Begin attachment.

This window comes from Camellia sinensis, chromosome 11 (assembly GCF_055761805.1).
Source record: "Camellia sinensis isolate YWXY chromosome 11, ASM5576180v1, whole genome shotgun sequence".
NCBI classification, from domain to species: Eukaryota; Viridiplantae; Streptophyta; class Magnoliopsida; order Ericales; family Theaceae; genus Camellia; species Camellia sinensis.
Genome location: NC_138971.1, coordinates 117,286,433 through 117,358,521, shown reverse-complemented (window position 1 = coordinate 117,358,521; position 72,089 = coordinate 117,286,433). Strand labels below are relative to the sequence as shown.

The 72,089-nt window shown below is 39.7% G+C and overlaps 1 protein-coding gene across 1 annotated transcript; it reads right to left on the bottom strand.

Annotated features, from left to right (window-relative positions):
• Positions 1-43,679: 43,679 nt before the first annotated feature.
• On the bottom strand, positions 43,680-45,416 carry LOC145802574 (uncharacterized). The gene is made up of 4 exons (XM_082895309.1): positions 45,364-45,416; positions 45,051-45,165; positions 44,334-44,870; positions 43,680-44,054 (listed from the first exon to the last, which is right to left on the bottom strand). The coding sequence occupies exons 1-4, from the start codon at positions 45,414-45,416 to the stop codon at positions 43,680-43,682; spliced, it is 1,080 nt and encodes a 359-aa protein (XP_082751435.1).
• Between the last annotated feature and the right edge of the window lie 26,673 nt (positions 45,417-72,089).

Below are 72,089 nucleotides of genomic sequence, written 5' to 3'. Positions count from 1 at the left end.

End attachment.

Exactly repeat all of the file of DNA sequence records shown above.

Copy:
This window comes from Camellia sinensis, chromosome 11 (assembly GCF_055761805.1).
Source record: "Camellia sinensis isolate YWXY chromosome 11, ASM5576180v1, whole genome shotgun sequence".
NCBI classification, from domain to species: Eukaryota; Viridiplantae; Streptophyta; class Magnoliopsida; order Ericales; family Theaceae; genus Camellia; species Camellia sinensis.
Genome location: NC_138971.1, coordinates 117,286,433 through 117,358,521, shown reverse-complemented (window position 1 = coordinate 117,358,521; position 72,089 = coordinate 117,286,433). Strand labels below are relative to the sequence as shown.

The 72,089-nt window shown below is 39.7% G+C and overlaps 1 protein-coding gene across 1 annotated transcript; it reads right to left on the bottom strand.

Annotated features, from left to right (window-relative positions):
• Positions 1-43,679: 43,679 nt before the first annotated feature.
• On the bottom strand, positions 43,680-45,416 carry LOC145802574 (uncharacterized). The gene is made up of 4 exons (XM_082895309.1): positions 45,364-45,416; positions 45,051-45,165; positions 44,334-44,870; positions 43,680-44,054 (listed from the first exon to the last, which is right to left on the bottom strand). The coding sequence occupies exons 1-4, from the start codon at positions 45,414-45,416 to the stop codon at positions 43,680-43,682; spliced, it is 1,080 nt and encodes a 359-aa protein (XP_082751435.1).
• Between the last annotated feature and the right edge of the window lie 26,673 nt (positions 45,417-72,089).

Below are 72,089 nucleotides of genomic sequence, written 5' to 3'. Positions count from 1 at the left end.